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FDA Vaping Regulations: Product Sampling

VaporB2B Aug 15, 2016
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Ah product sampling. Remember the days when vape companies could go out to adult events to hand out free product to the smokers lining the streets? Or how about the promotion of vape product giveaways across social media channels? Or how about even just letting a potential new customer try out a flavor to find the right fit? Or how about being that potential new customer who is skeptical of vape flavors and thinks satisfaction can only be achieved if it tastes just like a cigarette, only to end up asking, “Why did I ever like the taste of a cigarette?” Well, those days will now be faded memories with the FDA’s restrictions on product sampling.

No More Sampling Vape Products

If only every industry was like the automobile industry, at least in the sense that you can “try before you buy”. Who knows how many countless consumer dollars have gone to waste from buying products that just weren’t…great. And when it comes to vaping, people are skeptical. There is always skepticism when it comes to the new and unknown. This is what made sampling vapor products great, both for the consumer and the vape company. Prior to FDA regulations, sampling was one of the best marketing practices for vape companies, as they could give consumers a hands-on demonstration of how vaping works and help them find a device, flavor and nicotine strength that worked the best for them; thus, the consumers had the benefit of trying different products and flavors so they could make an informed decision when making the commitment to give vaping a try.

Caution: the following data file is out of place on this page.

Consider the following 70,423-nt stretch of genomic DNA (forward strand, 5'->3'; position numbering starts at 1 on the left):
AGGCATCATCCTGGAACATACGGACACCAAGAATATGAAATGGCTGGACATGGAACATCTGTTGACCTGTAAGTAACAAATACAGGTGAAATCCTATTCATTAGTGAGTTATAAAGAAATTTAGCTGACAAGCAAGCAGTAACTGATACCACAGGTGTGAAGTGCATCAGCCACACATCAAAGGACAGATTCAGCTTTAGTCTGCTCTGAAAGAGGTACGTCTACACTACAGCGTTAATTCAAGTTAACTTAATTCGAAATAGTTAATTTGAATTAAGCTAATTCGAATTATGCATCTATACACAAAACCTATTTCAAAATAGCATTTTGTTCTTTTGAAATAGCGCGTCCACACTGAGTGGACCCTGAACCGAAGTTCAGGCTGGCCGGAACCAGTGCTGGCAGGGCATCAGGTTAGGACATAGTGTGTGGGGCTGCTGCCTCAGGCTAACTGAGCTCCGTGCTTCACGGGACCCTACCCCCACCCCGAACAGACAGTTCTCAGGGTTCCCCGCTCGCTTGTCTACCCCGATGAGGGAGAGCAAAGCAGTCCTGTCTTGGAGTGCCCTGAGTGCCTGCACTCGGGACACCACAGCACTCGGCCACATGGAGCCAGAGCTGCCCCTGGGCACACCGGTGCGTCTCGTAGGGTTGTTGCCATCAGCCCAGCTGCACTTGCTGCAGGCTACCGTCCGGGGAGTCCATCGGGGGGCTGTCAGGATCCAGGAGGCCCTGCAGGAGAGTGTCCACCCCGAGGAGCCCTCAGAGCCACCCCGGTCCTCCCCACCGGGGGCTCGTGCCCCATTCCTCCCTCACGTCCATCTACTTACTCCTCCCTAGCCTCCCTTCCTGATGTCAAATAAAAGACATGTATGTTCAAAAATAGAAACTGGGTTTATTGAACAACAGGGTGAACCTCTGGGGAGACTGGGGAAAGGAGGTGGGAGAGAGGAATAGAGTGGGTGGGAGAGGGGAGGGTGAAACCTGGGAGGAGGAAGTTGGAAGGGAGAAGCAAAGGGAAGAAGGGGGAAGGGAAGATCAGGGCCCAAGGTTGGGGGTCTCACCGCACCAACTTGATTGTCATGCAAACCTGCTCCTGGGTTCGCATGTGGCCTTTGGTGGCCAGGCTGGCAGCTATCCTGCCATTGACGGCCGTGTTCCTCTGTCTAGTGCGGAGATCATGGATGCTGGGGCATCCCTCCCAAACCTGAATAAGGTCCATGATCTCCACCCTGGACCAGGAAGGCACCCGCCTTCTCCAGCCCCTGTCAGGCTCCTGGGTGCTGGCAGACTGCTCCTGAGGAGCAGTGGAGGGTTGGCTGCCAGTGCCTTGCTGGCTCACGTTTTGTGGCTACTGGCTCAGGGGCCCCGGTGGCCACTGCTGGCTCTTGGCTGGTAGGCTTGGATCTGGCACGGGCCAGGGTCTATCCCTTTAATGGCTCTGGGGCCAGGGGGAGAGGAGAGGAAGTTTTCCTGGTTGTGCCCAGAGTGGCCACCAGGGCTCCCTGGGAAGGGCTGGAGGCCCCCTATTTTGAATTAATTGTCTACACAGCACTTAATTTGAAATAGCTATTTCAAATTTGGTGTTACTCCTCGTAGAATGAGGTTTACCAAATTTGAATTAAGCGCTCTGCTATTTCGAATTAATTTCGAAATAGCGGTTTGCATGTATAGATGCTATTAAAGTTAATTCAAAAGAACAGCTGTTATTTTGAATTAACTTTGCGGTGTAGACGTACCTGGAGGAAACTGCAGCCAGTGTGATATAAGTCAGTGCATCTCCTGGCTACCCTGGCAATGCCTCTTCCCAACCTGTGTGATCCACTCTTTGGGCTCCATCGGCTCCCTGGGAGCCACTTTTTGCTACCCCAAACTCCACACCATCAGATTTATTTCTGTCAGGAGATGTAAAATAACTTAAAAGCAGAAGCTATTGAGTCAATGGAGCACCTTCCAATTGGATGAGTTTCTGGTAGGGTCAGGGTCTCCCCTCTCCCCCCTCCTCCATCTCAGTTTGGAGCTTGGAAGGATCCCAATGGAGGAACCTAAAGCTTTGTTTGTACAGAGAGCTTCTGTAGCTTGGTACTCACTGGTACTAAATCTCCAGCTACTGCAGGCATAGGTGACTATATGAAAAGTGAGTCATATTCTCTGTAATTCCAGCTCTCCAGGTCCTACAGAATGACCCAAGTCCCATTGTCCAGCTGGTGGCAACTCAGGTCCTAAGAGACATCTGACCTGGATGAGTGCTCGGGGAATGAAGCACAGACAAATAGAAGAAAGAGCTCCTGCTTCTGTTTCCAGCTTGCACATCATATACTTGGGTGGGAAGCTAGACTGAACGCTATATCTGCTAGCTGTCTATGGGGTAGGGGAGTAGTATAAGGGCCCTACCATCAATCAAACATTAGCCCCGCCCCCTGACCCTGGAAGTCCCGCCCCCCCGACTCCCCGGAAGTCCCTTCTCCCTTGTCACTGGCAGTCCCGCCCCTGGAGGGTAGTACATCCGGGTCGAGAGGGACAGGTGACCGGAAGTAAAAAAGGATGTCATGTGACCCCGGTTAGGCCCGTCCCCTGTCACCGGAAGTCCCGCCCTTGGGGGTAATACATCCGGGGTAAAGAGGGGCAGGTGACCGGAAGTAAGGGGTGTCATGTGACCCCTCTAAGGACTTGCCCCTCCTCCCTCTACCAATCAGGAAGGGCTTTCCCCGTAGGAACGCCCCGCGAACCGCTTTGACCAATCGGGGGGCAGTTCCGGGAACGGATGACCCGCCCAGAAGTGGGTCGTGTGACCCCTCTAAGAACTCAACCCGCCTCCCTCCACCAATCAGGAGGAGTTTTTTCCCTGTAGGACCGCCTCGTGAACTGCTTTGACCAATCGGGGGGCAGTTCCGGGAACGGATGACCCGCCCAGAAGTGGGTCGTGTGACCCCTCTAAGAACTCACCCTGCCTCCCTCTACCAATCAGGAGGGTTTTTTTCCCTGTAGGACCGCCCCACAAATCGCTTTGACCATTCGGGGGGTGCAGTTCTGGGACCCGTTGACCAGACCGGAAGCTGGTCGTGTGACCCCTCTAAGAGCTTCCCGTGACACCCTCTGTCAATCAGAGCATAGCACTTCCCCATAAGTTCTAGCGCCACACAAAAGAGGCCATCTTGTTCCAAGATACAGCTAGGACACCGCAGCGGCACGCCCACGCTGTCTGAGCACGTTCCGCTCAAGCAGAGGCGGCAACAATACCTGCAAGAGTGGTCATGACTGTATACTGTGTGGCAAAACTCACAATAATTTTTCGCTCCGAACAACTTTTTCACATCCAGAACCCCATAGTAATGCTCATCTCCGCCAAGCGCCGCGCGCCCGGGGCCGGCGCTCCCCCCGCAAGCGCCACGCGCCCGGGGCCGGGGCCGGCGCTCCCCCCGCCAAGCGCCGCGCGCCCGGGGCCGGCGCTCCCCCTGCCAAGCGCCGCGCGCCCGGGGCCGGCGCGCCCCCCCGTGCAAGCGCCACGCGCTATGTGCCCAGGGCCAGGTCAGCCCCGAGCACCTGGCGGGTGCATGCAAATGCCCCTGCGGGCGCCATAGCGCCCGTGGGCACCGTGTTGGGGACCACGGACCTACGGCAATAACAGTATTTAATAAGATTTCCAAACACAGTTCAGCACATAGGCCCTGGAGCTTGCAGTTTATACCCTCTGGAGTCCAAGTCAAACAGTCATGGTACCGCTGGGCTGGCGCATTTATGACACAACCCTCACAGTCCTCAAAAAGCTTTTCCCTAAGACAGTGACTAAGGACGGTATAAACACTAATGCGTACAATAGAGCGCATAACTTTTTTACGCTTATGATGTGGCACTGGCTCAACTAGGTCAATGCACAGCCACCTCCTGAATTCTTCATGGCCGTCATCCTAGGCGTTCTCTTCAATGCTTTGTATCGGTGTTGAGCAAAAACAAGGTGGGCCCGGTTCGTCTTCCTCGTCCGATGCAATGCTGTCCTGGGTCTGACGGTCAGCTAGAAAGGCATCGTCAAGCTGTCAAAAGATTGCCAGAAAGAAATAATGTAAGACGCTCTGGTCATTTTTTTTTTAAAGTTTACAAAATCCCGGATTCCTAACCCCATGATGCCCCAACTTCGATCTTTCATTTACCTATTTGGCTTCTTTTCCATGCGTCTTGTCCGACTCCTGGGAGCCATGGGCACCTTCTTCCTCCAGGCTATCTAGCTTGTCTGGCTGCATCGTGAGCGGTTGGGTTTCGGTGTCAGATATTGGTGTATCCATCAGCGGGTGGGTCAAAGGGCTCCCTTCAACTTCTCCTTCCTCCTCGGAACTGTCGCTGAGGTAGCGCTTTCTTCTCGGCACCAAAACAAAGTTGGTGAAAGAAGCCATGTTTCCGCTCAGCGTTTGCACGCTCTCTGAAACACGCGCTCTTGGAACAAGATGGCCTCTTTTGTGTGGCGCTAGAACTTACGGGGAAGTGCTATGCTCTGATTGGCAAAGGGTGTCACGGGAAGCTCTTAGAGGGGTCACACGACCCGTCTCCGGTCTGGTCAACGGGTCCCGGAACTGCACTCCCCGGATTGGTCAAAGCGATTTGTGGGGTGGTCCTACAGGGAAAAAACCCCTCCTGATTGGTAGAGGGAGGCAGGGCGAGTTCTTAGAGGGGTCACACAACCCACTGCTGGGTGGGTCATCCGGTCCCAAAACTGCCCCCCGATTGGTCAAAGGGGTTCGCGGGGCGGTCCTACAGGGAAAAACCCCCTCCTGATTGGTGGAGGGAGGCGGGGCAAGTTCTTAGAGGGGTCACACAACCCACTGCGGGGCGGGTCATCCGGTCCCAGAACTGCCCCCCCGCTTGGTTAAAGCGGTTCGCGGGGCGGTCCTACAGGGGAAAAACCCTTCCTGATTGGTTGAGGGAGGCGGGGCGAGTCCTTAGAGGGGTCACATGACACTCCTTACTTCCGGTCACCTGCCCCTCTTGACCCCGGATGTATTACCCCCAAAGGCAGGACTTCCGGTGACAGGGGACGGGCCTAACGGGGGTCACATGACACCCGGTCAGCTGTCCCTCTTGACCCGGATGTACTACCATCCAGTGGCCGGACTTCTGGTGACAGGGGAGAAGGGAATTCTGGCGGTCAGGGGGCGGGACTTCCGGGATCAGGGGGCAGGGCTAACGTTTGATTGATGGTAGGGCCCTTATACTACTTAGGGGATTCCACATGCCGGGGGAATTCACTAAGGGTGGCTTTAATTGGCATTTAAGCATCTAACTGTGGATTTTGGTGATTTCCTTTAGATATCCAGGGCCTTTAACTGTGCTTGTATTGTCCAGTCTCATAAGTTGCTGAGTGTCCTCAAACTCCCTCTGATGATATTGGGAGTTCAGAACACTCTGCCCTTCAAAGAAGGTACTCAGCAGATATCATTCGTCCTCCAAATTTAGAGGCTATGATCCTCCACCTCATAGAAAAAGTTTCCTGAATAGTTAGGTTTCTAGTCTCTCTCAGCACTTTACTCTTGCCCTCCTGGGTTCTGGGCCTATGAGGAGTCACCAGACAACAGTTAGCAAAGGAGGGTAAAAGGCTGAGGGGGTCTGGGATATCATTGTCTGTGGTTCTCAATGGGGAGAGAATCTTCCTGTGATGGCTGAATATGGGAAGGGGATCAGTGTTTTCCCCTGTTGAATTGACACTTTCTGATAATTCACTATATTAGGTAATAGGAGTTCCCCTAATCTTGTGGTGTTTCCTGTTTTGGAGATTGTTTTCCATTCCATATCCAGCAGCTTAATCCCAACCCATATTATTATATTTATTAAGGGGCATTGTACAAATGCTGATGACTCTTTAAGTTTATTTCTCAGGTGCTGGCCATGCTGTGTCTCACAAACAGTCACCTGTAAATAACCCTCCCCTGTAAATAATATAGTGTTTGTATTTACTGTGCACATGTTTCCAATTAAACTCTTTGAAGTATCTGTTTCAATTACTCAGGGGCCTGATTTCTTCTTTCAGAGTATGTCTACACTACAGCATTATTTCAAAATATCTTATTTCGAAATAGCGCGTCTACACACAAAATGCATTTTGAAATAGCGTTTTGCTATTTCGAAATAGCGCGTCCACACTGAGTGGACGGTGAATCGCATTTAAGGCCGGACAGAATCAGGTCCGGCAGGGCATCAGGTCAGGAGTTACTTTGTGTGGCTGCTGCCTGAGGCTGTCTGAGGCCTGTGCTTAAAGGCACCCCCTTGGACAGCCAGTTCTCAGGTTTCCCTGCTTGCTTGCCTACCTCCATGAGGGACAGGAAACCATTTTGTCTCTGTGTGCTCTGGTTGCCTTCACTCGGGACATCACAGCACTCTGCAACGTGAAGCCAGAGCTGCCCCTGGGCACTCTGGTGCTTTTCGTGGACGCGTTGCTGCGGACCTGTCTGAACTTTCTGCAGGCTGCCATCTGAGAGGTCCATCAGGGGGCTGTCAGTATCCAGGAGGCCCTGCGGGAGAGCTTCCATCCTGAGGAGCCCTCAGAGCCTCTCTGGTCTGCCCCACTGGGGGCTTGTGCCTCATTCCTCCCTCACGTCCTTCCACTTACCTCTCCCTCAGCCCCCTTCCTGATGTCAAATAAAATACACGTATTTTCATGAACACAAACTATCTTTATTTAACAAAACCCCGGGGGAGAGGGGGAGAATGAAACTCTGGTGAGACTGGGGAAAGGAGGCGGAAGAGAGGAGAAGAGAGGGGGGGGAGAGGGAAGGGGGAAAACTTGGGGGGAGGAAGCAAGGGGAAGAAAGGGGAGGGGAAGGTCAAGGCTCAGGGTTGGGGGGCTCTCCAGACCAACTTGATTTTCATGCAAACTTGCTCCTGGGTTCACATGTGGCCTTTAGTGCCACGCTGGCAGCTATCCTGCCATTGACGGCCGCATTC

Now that the FDA has taken authority over the vaping industry, product sampling has been thrown out the window. But still, there are some uncertainties as to what the FDA defines as “product sampling”. This is why we received a few questions about product sampling during our DeMISTified Webinar Series. Below you will find these questions with answers from the experts – or from the best research we could do on this gray area of FDA regulations.

What is the FDA ruling on sampling in store with or without nicotine?

There is no real distinction between sampling between nicotine-containing products versus nicotine-free products. Although nicotine-free products do not contain nicotine (hence the term “nicotine-free”), they are still subject to the rules in carrying a warning that states, “This product is made from tobacco.

The FDA’s clarification on this is: If the intention of nicotine-free products is to be used with a tobacco product (mods, e-cigs, vape pens, etc.), then free product and/or sampling is strictly prohibited, regardless of whether or not the product in question contains nicotine.

↓ Watch the video explanation here ↓

“Free samples are banned as of the 8th, just take it away, free samples are banned.” – Cynthia Cabrera

share on twitterClick to tweet: “Free samples are banned as of the 8th, just take it away, free samples are banned.” @cyncab http://bit.ly/FDARegs #FDADeeming #ECigs

Do customer loyalty programs count as offering “free” product?

This is another gray area when it comes to the FDA’s regulations. The rules specifically state that both product sampling and free product are prohibited; however, retailers can offer “product sampling” as long as they charge a fee. The FDA did not share specifics or a dollar amount with this fee, so we suggest you consult with your lawyer before moving forward with any form of product sampling.

As for loyalty programs, as long as no free product or sampling is involved, then retailers should be able to continue with loyalty programs. A rewards program which allows customers to earn reward points based on purchases and other interactions. Customers may redeem their points for discounts towards future purchases and not for entirely free product.

What is the minimum amount that a vendor can charge for samples?

↓ Watch the video explanation here ↓

“There’s no one solution or answer to how you should handle charging people for samples.” – Cynthia Cabrera

The FDA did not give a minimum amount for manufacturers and retailers to charge for samples. We recommend you consult an attorney for further direction.

We can speculate, along with the experts, that if manufacturers and retailers choose to charge $1.00 for the product, this may spark red flags for the FDA.

share on twitterClick to tweet: “There’s no one solution or answer to how you should handle the charging people for samples.” @cyncab http://bit.ly/FDARegs#FDADeeming

Back To Understanding FDA Regulations Guide

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